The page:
The Waiting Is Over 

Travis Swartz's Norman Waiting hits the silver screen

At the Flicks, during a media screening for his new film, Norman Waiting, local writer/director/producer/actor Travis Swartz wandered the aisle, showed off his new iPod, and joked with the small audience that he'd be watching to see if we laughed and cried in the right places. Then the theater darkened and the film began.

Norman Waiting is a day-in-the-life story of everyman Norman Taylor, who believes that when he finds Miss Right, his soul mate, "the one," the heavens will open and a resounding chorus of angels will appear as a sign from God that yes, Norman, she's "the one." During a romantic dinner at a Western-themed Italian restaurant, Norman proposes to his girlfriend of seven months, Kristie White (a spot-on performance by Vanessa Hopkins). As he waits for the singing cherubim, he discusses his need for a sign from God with his friend, Cookie (the restaurant's chef), his girlfriend's parents and, most importantly, their stunning, insightful, wholly unpretentious waitress for the evening, Jennifer (skillfully played by Dana Perry).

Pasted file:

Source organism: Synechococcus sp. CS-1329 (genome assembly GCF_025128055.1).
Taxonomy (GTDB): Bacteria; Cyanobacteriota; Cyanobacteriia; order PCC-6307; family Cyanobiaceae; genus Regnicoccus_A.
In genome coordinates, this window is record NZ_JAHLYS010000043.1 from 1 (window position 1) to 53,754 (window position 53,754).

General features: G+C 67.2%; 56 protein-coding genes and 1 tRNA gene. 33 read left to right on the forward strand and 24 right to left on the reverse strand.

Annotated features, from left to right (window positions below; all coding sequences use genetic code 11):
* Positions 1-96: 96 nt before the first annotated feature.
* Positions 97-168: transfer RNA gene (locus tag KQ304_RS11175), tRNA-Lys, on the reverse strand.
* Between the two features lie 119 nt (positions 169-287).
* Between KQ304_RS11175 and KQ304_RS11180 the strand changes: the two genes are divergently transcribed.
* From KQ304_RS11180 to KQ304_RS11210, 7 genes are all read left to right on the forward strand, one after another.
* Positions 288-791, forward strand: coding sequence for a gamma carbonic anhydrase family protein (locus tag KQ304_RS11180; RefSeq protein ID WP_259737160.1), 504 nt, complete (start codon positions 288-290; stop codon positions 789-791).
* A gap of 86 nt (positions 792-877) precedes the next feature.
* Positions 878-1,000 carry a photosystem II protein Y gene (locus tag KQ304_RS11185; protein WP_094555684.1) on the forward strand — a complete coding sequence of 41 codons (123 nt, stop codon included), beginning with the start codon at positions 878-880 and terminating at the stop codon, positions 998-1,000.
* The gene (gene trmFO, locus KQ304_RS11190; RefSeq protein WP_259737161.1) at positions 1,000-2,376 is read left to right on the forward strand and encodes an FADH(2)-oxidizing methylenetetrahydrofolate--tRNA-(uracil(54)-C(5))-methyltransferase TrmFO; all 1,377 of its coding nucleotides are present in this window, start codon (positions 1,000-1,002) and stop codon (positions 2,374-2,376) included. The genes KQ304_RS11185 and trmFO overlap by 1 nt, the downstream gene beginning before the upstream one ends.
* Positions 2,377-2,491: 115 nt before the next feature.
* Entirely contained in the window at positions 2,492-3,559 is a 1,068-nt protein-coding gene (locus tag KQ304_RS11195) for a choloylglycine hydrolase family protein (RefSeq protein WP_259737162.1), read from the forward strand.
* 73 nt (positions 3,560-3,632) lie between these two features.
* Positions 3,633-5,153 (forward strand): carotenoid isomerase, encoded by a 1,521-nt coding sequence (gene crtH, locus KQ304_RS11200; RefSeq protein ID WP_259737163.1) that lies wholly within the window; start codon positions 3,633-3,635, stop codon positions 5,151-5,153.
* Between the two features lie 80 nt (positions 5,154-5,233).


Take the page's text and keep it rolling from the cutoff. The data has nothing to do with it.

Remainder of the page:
The majority of the film takes place at the fictitious restaurant, Montague's, but there are a couple of scenes that play out in locations that will be quite familiar to regular denizens of downtown Boise. Swartz's acting is at its best in these scenes, breathing life and joy and sadness and honesty into Norman Taylor. It wasn't long before I forgot it was Swartz up there on the big screen and just quietly cheered Norman on.

Unlike Swartz's manic first feature film, Most Funniest, there are no soaring highs or profound lows in Norman Waiting. It's a movie that rests almost entirely on dialogue to move it along, so that dialogue had better be impeccable. It comes pretty close, though some of Norman's lines are a bit repetitive. Swartz also uses some film techniques that allow the viewer to reflect a bit and then move seamlessly to the next scene, but the techniques aren't always consistent. The incongruity of a blurred still in one scene to a Photoshop watercolor-filtered still to a star wipe is a little jarring. But even though there are a couple of small hiccups in Norman Waiting, they don't detract from the film's overall quality or the likability of Norman Taylor and the hope that he gets the sign he's so desperately waiting for. Nor do they take anything away from the quality of the acting or the knowledge that Swartz is a fine developing filmmaker.

Special screening October 26, with a pre-screening party from at 5:15 p.m. at Funktion, 860 W. Broad St. in BoDo, and the film screening at 7:15 p.m. at The Flicks, 646 Fulton St. Cost is $35 and tickets can be purchased at The Flicks or by calling the film's producer, Vangie Osborn, at 343-3478.

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